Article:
Latin joy has already taken over Europe
thinks Europeans can only enjoy American pop and electronic music is wrong.
Latin American music is becoming increasingly popular in the Old Continent
countries. Among several different styles, the samba is one of the most
attractive for the Europeans, as well as the bossa nova. “Garota de Ipanema”
is among the classics and “Aquarela do Brasil” has got a mixed version for
the dance floors.
the Netherlands, as well as in other European and North American countries, the
clubs and the theme bars featuring Latin music, usually salsa and merengue, are
becoming rather usual. Brazilian bars can be found in the largest cities, where
fellow Brazilians concentrate. I have been to typical Brazilian taverns, with
caipirinha and samba, in Amsterdam, Brussels, London, and, although they are few,
here in Rotterdam. The “gringos” that enjoy swinging prefer the salsa to the
samba, perhaps due to the level of difficulty. However, it does not mean they do
not like our swing. It is enough to say that you are Brazilian, and they want to
see your dancing the samba.
is very interesting to think how much I found out about Brazilian music, our
roots, musicians and diversity, here in Europe, even more than in Brazil. Some
Brazilian musicians became famous here. Unfortunately, Brazilians do not know
their best exponents, because their songs are more sophisticated and less
popular. For instance, Marco Suzano is one of the best percussionists in the
world, capable of doing wonders with the pandeiro, and it was not until I came
here that I heard about him.
to the increasing number of immigrants, Europe has become a very eclectic
Continent in terms of culture. Music, events and food representing all
Continents get together here. Since so many Europeans have contact with foreign
rhythms, many of them find out what they really like by getting to know the
culture of far away places.
in Rotterdam, I was lucky enough to get to know a lot of musicians, which
usually love Latin music and are attracted by the percussion and by the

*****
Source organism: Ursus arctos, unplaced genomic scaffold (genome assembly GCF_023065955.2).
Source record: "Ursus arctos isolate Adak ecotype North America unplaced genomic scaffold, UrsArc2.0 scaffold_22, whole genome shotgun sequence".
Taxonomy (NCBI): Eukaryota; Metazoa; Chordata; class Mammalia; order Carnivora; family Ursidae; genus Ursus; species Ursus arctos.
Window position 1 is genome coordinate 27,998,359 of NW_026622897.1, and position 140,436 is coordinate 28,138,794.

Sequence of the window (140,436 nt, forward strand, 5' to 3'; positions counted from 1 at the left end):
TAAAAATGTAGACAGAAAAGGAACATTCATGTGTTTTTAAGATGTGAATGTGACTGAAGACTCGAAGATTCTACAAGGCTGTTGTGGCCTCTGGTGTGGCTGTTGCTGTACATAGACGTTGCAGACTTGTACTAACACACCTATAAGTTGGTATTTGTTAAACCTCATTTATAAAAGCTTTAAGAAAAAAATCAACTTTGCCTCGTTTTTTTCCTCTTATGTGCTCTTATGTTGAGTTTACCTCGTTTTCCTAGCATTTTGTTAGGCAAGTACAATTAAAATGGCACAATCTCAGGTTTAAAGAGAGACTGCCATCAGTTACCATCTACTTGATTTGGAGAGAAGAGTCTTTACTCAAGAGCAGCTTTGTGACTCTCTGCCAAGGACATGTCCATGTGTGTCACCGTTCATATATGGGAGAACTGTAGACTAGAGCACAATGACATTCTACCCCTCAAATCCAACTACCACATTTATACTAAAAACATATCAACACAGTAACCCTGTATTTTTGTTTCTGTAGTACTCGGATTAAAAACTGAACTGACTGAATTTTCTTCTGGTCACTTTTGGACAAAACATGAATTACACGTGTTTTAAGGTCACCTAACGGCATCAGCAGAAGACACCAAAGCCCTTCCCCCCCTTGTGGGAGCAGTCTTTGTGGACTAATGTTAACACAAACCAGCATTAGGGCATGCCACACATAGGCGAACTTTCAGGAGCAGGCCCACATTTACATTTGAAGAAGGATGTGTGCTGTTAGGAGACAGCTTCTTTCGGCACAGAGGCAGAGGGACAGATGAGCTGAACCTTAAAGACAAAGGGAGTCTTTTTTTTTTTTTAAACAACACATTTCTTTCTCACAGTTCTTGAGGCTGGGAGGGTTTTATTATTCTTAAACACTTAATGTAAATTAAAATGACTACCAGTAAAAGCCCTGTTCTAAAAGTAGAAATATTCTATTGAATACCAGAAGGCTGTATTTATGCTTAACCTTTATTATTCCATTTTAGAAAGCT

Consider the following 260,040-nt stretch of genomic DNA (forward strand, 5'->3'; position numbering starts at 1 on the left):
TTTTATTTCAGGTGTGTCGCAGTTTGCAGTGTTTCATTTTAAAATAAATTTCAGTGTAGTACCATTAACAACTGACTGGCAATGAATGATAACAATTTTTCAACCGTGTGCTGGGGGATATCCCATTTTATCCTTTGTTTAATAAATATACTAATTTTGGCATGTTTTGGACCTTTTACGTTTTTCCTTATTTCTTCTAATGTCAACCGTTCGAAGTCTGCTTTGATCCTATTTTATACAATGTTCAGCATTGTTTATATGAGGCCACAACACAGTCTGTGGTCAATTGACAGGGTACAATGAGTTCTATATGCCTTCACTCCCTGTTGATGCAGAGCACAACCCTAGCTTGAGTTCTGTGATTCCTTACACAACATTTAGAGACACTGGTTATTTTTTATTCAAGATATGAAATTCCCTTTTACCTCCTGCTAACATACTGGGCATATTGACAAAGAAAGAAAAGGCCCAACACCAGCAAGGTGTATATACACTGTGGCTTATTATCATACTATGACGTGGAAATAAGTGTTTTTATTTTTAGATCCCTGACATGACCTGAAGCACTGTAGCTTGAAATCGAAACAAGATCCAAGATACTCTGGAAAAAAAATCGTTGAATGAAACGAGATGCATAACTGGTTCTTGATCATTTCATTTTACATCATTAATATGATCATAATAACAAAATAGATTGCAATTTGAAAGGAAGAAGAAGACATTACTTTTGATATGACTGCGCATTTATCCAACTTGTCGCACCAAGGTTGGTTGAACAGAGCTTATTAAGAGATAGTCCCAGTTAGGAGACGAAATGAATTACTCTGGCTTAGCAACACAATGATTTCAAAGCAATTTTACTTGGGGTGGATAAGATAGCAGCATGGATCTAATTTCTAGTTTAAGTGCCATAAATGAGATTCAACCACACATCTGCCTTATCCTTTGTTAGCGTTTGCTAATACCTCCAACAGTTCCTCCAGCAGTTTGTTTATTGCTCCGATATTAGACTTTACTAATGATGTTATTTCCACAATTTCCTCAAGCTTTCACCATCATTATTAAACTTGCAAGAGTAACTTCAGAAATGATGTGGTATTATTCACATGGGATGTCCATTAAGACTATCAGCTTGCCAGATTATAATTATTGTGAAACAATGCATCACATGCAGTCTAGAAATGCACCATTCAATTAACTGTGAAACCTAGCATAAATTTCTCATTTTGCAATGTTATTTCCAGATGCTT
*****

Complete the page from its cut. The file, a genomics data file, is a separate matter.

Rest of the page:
different sounds of the instruments. Rotterdam is one of the few cities in
Europe, which has a conservatory of music and dance, specialised in instruments
of percussion. It creates a wide field for Latin and African music to be
explored. People from the Netherlands, as well as from France and Germany, come
to Rotterdam to study and fall in love with Brazilian music. They end up meeting
musicians that even I do not know; some even learn how to sing in Portuguese,
study Brazilian culture and, of course, dream about visiting our country.
drums are so usual for Brazilians that we do not realise we are the true masters
of the percussion art. The pandeiro, for instance, is a typical and original
Brazilian instrument, as well as the congas come from Cuba. Europe’s original
music, which is more classical, does not resort to instruments of percussion. It
might be why our music sounds so “exotic” and interesting for the Europeans.
musicians that moved to Europe also contributed for the diffusion of our culture
in the Old Continent. Singers and musicians arrive, settle down by performing at
pubs and events, and make up room for others to come and spread our music. In
Rotterdam, a whole family of percussionists produces typical Brazilian music and
is becoming famous. The Kria Family came from Goiás and has already performed
in several cities in the Netherlands.
because of the drums, the rhythm or the mixture, Latin American music is
different. Here in the Netherlands, thanks to the African immigrants, mainly
from Cape Verde, I had the chance of finding out our musical roots and learning
a lot about the origin of our culture. By attending to an African music concert,
from the Cape Verde islands, I could understand better how much we own to Africa,
which is visible in the originality of our rhythms, our dance and our culture.
This musicality has certainly changed and today is very different from the
original African one, but it is amazing how much the Brazilian roots concerning
the samba, the beats and the swing relate to Africa, in spite of the latter’s
music and dance being more tribal and featuring a stronger rhythm.
influence has helped establish the whole of Latin music, mainly due to the use
of instruments of percussion. The Blacks created typical Latin rhythms such as
the salsa in Cuba, the merengue in the Dominican Republic, the reggae in the
Caribbean, the cumbia in Colombia and the samba in Brazil. In addition, the
Blacks introduced the beats into the funk and the jazz, which are rhythms
originally from the southern part of the United States.
in Europe is also influenced by these rhythms. Whoever thinks the Europeans do
not know how and do not like to dance is completely wrong. If they do not call
so much attention by their swinging as we, Latinos, do, they make up for it with
the style and technique they develop for the pair dance.
in dance, rhythm or, simply, joy of living, mutual learning among cultures with
so different histories has resulted well, generating an amazing interchange of
rhythms and a giving value to the music and the arts of different places – not
only the Latin countries, but also the Asian and African ones. The contact among
such different cultures shortens distances and contributes to the mutual
recognition of values and merits and to the end prejudices and stereotypes.
Translated by Traduzca